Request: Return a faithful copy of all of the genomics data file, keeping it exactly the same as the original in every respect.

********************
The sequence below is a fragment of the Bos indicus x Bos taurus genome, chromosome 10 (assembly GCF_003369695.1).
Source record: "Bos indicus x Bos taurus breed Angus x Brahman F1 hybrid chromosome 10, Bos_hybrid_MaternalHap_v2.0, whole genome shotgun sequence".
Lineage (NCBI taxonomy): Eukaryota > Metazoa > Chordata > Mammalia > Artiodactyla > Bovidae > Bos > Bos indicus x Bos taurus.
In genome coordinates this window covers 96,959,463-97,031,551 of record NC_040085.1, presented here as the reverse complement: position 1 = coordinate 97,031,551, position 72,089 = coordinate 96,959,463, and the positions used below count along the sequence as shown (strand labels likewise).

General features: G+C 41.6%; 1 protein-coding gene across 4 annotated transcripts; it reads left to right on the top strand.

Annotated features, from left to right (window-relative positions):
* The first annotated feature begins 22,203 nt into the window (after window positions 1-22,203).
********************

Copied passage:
The sequence below is a fragment of the Bos indicus x Bos taurus genome, chromosome 10 (assembly GCF_003369695.1).
Source record: "Bos indicus x Bos taurus breed Angus x Brahman F1 hybrid chromosome 10, Bos_hybrid_MaternalHap_v2.0, whole genome shotgun sequence".
Lineage (NCBI taxonomy): Eukaryota > Metazoa > Chordata > Mammalia > Artiodactyla > Bovidae > Bos > Bos indicus x Bos taurus.
In genome coordinates this window covers 96,959,463-97,031,551 of record NC_040085.1, presented here as the reverse complement: position 1 = coordinate 97,031,551, position 72,089 = coordinate 96,959,463, and the positions used below count along the sequence as shown (strand labels likewise).

General features: G+C 41.6%; 1 protein-coding gene across 4 annotated transcripts; it reads left to right on the top strand.

Annotated features, from left to right (window-relative positions):
* The first annotated feature begins 22,203 nt into the window (after window positions 1-22,203).